Insurance Tips for First Time Home Buyers - Part 1

Homeowners insurance is a package policy combining coverage for the dwelling, detached structures, personal belongings, additional living expense, and personal liability protection. An insurance policy is a legal contract that defines terms, describes what is and is not covered, outlines policyholder rights and responsibilities following a loss, and more. Homeowners insurance is not required by law, but lenders insist on it.

Insurers offer different kinds of policies, with the HO-3 most popular among home owners. The HO-3 is an all-risk policy covering sudden and unexpected dwelling loss like fire, lightning, vandalism and more. The contract also identifies situations not covered such as earthquake, flood, sewer back-up, mold and home business injuries. Exclusions are losses that present more risk than the insurer is willing to accept.

An overview of coverage provided by homeowners insurance follows.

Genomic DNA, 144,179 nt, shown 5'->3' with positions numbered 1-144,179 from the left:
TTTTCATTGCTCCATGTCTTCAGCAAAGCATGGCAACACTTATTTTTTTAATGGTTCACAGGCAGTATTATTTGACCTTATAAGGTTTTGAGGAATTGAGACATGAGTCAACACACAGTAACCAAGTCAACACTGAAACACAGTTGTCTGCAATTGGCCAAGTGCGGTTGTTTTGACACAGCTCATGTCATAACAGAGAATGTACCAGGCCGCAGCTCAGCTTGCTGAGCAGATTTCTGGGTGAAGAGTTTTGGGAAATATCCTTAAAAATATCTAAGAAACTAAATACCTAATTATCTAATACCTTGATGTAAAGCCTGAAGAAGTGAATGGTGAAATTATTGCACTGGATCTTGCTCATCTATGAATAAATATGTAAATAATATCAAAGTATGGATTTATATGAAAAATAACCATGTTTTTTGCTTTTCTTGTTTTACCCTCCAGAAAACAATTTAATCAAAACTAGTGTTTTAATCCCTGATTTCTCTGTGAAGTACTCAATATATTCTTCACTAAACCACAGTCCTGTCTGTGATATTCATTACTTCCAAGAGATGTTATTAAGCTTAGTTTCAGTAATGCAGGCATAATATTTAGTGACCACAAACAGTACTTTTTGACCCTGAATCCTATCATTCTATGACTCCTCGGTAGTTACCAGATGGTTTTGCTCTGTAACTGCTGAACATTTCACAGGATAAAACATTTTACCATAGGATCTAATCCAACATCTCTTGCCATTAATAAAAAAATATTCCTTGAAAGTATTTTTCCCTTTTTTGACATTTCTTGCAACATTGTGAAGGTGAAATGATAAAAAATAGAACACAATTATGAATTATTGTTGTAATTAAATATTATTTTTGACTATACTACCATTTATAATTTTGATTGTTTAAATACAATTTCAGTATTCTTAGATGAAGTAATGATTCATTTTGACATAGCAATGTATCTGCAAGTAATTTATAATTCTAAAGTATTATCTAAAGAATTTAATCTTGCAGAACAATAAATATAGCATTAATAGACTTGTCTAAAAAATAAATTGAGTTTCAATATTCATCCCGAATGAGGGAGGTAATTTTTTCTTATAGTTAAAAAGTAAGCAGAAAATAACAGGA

• Dwelling and Detached Structures. This section insures the house, shed, garage or fence. Traditional HO-3 policies provide dwelling replacement cost coverage, which means partial losses are settled according to how much it takes to repair or replace damages.
  • Contents. This section covers personal belongings. The insurance limit on contents can range from 50 to 70-percent of the dwelling limit depending on the insurer. An HO-3 policy covers personal property for specific losses like theft, vandalism, fire and more. Homeowners insurance contracts include restrictions limiting loss settlement on business equipment, computers, theft of high value jewelry and more. Depreciation affects contents claim settlements.
  • Additional Living Expense. This is an important coverage if your house is uninhabitable following a covered loss. It pays extra costs associated with hotels, meals, transportation and more if you need to relocate while the house is repaired.
  • Liability. This section is split into personal liability and medical payments. Liability pays if the policyholder, a resident family member or even a pet is legally responsible for another person's injury or property damage. It also pays for a legal defense if necessary. Medical payments covers medical expenses if someone is accidentally injured on your property or injured by you, a resident family member or pet. Fault is not a factor.